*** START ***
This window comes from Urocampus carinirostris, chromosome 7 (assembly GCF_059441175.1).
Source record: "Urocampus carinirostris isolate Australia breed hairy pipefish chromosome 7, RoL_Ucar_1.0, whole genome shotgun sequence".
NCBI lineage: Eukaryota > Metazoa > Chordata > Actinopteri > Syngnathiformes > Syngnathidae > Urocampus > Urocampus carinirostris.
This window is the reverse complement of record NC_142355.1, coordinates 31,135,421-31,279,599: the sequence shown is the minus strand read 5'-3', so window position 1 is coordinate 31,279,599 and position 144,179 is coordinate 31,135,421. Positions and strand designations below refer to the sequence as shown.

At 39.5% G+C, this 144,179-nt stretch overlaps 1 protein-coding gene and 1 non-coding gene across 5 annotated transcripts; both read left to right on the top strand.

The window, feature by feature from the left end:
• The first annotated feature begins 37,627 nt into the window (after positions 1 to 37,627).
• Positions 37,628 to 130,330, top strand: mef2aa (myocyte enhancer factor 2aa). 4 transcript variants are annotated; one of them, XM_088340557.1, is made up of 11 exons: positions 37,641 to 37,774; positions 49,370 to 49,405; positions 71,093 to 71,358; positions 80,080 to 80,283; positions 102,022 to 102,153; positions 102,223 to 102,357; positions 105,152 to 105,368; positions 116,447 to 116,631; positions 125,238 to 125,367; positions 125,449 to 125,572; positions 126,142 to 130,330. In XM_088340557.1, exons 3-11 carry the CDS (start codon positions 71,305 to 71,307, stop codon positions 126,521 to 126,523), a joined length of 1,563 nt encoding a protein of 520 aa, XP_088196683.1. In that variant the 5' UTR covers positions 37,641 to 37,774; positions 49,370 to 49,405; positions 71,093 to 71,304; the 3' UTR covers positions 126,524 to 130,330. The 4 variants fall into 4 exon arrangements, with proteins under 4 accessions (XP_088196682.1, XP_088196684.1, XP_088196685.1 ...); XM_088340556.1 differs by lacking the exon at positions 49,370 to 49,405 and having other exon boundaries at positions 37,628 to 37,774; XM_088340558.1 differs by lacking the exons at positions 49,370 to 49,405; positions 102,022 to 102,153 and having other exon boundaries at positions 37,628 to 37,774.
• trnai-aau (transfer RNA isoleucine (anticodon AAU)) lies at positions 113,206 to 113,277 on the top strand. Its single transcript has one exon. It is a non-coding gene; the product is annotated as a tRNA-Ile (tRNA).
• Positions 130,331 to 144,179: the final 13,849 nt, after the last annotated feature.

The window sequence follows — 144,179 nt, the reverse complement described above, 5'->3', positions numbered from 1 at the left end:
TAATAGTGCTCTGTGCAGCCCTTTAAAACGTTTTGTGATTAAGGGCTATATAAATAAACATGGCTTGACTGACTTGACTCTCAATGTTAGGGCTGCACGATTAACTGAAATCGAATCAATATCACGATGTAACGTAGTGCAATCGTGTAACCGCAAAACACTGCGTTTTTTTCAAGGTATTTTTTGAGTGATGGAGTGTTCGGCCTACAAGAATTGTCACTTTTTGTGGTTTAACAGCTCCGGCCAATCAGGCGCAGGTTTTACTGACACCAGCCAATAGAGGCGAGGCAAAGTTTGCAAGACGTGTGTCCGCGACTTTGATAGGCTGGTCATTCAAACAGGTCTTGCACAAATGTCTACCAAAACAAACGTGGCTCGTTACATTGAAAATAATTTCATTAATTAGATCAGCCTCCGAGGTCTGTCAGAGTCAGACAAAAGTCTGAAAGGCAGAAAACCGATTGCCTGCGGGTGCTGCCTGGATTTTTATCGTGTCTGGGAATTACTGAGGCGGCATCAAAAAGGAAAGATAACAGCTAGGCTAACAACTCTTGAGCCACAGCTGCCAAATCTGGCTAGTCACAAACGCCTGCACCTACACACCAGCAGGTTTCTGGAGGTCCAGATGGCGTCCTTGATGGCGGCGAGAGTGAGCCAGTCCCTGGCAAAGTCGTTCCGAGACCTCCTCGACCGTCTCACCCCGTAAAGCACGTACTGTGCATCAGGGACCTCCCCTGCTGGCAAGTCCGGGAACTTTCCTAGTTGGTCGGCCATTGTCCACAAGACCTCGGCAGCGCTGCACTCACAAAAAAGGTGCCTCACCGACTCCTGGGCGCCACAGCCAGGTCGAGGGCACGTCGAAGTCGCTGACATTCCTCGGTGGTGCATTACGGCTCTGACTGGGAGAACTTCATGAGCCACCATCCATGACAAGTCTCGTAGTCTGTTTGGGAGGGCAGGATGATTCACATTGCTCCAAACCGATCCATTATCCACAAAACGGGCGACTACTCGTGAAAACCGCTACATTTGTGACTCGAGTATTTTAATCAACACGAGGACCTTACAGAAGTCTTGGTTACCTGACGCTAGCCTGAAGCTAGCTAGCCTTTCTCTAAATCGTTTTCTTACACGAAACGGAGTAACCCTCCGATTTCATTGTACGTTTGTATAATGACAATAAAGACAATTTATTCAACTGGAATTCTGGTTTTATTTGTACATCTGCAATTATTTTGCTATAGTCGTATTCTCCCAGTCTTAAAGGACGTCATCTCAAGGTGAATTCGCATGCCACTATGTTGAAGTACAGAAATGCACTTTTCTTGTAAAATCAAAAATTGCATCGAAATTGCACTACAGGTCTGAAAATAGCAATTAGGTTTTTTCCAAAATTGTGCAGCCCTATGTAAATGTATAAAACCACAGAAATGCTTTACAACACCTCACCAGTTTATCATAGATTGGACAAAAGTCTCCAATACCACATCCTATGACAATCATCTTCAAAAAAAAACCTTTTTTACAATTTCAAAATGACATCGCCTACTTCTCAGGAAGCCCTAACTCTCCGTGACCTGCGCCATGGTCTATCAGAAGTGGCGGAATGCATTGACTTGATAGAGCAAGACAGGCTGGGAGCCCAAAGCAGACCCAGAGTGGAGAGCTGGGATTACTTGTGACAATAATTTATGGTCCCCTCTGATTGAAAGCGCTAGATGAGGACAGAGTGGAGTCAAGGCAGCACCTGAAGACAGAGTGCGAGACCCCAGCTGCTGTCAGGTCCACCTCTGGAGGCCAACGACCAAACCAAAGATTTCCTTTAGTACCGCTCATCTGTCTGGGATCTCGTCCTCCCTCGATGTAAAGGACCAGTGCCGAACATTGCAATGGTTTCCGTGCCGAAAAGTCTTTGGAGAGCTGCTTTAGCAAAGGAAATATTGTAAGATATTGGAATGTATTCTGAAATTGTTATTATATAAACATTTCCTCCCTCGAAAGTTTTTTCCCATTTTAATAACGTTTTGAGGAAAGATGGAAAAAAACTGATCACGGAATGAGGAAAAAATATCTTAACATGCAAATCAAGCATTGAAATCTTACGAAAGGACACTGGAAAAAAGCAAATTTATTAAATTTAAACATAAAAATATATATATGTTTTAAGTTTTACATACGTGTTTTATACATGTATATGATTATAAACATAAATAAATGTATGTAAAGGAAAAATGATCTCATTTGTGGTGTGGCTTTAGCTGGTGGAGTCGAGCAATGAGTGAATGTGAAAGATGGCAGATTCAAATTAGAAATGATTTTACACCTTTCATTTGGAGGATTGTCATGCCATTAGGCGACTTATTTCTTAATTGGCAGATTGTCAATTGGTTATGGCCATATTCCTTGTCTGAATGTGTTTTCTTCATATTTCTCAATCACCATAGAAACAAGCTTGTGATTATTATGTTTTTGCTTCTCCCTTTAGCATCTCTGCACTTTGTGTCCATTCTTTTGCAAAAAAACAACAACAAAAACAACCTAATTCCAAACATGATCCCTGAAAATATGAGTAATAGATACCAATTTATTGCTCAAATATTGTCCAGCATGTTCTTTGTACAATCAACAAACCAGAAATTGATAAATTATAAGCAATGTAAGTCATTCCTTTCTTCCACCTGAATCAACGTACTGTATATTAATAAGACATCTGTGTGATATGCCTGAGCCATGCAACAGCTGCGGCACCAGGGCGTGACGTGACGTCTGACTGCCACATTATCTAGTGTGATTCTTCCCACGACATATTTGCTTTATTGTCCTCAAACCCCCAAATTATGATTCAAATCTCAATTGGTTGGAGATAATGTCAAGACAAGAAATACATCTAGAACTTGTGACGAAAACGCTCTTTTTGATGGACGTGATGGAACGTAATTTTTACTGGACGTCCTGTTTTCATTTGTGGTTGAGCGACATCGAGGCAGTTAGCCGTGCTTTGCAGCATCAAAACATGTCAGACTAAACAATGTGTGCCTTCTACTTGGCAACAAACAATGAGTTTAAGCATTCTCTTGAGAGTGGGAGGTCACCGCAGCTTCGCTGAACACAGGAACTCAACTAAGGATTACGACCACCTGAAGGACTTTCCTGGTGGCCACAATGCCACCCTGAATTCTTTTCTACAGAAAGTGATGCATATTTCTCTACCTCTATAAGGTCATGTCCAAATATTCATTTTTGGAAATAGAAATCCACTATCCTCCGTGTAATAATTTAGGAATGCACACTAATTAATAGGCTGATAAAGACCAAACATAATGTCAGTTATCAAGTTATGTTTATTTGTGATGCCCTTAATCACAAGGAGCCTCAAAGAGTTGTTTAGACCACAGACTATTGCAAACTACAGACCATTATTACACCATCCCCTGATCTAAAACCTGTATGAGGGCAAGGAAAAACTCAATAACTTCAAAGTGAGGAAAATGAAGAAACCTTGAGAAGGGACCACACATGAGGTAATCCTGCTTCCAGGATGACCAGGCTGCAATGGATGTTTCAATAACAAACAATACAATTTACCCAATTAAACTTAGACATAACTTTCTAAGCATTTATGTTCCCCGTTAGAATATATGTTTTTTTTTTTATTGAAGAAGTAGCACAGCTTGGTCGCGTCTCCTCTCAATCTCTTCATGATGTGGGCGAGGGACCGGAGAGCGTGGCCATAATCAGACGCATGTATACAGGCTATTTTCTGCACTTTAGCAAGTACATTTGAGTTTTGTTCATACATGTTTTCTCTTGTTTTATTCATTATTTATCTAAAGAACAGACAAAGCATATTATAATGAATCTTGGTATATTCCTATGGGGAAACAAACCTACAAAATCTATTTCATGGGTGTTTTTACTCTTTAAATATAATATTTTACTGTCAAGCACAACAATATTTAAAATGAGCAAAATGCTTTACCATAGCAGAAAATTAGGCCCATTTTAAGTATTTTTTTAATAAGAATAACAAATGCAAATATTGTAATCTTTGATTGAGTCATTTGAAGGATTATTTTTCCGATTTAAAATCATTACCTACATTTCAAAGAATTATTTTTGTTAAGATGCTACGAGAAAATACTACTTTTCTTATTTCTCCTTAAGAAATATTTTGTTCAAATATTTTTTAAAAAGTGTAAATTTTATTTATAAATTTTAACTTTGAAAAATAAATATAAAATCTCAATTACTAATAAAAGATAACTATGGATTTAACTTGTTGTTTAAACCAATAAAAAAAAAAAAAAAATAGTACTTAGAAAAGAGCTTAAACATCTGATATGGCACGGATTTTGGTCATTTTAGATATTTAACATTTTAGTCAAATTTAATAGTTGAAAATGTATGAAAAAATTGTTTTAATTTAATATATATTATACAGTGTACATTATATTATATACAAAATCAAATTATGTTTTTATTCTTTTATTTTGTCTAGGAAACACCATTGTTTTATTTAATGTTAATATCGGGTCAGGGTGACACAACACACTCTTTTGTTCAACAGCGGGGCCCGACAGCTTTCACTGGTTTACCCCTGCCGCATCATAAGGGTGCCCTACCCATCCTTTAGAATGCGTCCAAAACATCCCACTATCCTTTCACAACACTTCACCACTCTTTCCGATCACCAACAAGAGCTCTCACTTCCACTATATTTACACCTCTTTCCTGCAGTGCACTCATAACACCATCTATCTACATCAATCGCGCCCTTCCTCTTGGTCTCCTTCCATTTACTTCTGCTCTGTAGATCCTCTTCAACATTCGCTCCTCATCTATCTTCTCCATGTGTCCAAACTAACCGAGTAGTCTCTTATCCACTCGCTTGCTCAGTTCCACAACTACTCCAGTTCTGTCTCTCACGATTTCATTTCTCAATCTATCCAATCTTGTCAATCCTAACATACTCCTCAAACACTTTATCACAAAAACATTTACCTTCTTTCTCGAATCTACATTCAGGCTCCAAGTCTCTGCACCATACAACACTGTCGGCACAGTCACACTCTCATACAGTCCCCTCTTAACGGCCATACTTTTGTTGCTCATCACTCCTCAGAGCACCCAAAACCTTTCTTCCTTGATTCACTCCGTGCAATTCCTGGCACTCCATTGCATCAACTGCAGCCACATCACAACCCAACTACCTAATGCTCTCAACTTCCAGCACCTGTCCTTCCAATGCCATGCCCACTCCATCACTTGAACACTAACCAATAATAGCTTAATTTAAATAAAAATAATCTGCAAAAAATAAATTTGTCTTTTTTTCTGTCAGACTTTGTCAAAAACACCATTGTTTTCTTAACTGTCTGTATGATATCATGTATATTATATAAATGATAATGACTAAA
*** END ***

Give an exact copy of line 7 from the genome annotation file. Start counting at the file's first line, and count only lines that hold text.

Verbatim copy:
• The first annotated feature begins 37,627 nt into the window (after positions 1 to 37,627).